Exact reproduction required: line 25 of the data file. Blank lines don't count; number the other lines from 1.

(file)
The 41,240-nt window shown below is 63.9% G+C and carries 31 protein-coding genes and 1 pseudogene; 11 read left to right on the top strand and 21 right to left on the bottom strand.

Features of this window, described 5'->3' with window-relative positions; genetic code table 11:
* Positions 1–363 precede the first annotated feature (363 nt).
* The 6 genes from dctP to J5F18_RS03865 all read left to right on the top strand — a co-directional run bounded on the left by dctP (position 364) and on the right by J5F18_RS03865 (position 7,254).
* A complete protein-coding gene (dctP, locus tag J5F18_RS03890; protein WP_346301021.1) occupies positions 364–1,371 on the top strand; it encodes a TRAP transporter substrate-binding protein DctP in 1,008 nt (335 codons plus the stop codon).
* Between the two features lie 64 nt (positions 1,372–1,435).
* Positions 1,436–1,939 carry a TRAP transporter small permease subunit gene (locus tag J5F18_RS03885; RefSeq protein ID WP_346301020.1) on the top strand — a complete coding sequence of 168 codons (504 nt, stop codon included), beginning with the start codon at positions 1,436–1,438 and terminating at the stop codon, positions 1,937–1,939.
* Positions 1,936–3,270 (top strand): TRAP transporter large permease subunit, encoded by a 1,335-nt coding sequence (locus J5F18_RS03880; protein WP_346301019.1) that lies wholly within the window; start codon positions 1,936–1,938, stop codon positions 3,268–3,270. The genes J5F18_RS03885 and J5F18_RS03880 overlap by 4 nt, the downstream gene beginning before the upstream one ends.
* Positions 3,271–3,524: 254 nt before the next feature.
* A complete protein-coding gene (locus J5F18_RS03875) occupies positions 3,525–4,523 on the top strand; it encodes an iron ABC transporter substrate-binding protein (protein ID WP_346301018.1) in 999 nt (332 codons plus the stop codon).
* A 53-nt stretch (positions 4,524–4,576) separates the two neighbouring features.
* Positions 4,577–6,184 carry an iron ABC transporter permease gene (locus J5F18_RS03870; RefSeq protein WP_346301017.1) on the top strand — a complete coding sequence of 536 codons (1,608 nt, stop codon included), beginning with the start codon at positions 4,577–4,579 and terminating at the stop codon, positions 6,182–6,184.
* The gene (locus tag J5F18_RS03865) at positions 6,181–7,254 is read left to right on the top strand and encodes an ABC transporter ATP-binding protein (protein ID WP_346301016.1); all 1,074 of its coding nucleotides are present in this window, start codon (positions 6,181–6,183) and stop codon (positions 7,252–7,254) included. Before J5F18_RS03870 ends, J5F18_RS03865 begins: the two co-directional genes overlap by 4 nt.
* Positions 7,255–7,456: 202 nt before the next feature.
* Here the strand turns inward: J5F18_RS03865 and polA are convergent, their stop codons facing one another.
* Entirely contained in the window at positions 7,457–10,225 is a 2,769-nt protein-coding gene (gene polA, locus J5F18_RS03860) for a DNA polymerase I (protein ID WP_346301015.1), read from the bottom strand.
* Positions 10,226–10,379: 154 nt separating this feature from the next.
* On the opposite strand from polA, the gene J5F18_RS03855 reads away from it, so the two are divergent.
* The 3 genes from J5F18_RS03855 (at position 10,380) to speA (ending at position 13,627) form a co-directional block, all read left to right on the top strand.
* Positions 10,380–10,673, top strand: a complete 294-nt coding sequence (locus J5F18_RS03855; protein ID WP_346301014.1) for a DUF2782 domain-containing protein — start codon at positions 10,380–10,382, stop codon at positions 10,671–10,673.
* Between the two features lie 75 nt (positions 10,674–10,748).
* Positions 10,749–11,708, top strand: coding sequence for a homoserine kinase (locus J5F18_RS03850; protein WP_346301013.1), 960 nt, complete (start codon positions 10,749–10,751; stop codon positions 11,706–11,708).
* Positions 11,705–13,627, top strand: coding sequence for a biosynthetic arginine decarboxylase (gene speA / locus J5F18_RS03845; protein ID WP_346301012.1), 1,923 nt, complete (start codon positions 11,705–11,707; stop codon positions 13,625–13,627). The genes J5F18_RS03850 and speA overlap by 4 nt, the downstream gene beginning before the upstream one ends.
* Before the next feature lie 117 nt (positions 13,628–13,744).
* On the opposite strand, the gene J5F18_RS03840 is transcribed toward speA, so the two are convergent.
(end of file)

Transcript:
* On the opposite strand, the gene J5F18_RS03840 is transcribed toward speA, so the two are convergent.